Enzymatic reduction of arsenic compounds in mammalian systems: reduction of arsenate to arsenite by human liver arsenate reductase

Chem Res Toxicol. 2000 Jan;13(1):26-30. doi: 10.1021/tx990115k.


An arsenate (As(V)) reductase has been partially purified from human liver. Its apparent molecular mass is approximately 72 kDa. The enzyme required a thiol and a heat stable cofactor for activity. The cofactor is less than 3 kDa in size. The thiol requirement can be satisfied by dithiothreitol (DTT). However, the extent of stimulation of reductase activity by glutathione, thioredoxin, or reduced lipoic acid was negligible compared to that of DTT. The heat stable cofactor does not appear to be Cu(2+), Mn(2+), Zn(2+), Mg(2+), or Ca(2+). The enzyme does not reduce monomethylarsonic acid (MMA(V)). The isolation and characterization of this enzyme demonstrates that in humans, the reduction of arsenate to arsenite is enzymatically catalyzed and is not solely the result of chemical reduction by glutathione as has been proposed in the past.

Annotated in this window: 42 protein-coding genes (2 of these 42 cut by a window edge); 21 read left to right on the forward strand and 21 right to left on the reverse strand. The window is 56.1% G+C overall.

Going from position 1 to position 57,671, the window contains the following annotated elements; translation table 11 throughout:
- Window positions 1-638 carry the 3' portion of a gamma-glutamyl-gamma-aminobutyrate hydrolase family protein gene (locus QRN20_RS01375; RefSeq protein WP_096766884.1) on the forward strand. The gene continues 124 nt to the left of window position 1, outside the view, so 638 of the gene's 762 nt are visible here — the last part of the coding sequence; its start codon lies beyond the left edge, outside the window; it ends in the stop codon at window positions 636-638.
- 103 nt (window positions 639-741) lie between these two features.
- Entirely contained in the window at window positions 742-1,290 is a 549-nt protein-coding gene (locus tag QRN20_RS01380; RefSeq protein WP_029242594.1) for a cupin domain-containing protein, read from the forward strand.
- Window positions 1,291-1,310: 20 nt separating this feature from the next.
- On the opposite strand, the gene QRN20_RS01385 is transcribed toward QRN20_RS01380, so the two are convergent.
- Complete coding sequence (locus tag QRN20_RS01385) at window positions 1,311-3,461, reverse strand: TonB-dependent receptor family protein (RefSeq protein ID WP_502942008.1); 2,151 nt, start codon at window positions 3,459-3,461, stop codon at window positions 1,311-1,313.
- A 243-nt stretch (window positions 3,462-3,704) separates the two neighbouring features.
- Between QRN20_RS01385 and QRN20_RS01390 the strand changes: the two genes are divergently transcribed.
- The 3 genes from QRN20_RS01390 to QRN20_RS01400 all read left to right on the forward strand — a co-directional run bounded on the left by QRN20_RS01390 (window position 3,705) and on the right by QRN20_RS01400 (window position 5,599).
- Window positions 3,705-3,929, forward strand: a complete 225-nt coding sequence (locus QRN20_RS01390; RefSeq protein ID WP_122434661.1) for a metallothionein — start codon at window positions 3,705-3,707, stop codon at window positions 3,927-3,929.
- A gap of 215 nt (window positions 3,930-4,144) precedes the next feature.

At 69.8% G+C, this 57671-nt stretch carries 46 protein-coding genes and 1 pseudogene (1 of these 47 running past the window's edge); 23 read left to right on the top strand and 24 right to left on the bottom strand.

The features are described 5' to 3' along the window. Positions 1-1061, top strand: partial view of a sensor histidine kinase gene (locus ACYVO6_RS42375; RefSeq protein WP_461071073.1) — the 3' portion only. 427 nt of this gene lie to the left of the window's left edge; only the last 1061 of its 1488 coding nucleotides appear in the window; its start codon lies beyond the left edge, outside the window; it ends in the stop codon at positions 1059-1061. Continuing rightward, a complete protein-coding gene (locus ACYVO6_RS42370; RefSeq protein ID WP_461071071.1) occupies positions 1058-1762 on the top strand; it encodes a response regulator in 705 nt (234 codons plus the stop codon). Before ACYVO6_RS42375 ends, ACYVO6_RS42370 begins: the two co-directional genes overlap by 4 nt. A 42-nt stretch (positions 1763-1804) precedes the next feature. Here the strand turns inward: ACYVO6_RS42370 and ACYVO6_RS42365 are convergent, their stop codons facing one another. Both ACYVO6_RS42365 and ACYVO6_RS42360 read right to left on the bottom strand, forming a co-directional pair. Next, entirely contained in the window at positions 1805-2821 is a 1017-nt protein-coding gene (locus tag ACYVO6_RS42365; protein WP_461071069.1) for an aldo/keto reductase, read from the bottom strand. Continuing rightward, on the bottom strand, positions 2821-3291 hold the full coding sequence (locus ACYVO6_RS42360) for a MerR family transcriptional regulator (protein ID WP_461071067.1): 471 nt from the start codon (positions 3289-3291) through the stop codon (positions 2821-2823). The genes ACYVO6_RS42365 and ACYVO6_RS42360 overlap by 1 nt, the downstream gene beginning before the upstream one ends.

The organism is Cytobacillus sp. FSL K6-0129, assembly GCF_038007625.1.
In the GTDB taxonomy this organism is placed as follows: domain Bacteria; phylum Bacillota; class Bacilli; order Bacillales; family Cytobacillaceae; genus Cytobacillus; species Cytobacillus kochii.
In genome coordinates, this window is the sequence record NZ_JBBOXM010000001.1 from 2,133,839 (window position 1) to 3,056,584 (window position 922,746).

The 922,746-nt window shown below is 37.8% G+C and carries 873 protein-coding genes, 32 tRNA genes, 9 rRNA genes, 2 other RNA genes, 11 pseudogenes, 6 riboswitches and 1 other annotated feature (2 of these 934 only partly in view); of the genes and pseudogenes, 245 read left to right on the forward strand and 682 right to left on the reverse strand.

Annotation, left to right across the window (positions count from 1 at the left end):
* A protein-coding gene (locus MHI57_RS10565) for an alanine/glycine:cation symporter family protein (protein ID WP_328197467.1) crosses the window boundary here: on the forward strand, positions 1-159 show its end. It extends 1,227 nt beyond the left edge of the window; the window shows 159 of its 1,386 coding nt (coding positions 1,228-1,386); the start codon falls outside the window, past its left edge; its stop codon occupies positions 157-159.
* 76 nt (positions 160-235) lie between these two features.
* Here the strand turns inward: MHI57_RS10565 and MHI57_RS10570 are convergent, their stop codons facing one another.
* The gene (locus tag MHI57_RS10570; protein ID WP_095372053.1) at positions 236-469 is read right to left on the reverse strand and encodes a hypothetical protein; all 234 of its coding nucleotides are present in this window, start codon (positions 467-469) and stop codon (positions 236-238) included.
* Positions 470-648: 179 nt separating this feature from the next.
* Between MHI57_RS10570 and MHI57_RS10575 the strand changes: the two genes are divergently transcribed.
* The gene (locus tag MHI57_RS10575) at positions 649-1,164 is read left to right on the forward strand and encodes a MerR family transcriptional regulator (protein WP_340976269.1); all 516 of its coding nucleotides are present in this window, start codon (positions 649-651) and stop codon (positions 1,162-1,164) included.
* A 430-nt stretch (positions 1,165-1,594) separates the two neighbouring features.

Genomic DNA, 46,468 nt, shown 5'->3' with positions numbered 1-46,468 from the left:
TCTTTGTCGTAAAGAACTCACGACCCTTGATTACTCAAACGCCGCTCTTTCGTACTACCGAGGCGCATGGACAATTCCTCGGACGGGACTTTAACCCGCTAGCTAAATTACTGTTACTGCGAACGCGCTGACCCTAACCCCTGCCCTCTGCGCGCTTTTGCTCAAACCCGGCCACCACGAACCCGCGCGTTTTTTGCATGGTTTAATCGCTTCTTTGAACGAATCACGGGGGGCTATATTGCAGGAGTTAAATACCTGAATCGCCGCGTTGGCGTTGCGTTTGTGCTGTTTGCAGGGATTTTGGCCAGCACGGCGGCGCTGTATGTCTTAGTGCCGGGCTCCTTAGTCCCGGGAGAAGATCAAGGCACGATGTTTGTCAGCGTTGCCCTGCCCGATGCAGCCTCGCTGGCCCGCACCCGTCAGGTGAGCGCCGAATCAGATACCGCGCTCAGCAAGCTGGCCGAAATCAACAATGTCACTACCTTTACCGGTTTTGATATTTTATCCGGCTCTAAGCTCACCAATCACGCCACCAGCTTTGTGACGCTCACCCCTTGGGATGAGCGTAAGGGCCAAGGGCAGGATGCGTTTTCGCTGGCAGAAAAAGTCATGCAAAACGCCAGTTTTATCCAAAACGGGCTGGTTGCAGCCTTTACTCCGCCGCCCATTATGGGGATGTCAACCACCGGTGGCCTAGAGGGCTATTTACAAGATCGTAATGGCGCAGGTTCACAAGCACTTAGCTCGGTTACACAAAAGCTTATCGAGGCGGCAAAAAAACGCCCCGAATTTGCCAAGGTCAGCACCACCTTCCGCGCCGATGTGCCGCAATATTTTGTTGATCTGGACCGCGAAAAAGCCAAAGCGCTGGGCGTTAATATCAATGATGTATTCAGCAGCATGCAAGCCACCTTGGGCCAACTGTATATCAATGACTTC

Publication types

  • Research Support, U.S. Gov't, P.H.S.

MeSH terms

  • Adenosine Triphosphatases / isolation & purification
  • Adenosine Triphosphatases / metabolism*
  • Arsenates / metabolism*
  • Arsenicals / metabolism
  • Arsenite Transporting ATPases
  • Arsenites / metabolism*
  • Carbon Radioisotopes
  • Dithiothreitol / pharmacology
  • Enzyme Stability
  • Hot Temperature
  • Humans
  • Ion Pumps*
  • Kinetics
  • Linear Models
  • Liver / enzymology*
  • Male
  • Molecular Weight
  • Multienzyme Complexes*
  • Oxidation-Reduction
  • Substrate Specificity


  • Arsenates
  • Arsenicals
  • Arsenites
  • Carbon Radioisotopes
  • Ion Pumps
  • Multienzyme Complexes
  • Adenosine Triphosphatases
  • Arsenite Transporting ATPases
  • monomethylarsonic acid
  • arsenite
  • arsenic acid
  • Dithiothreitol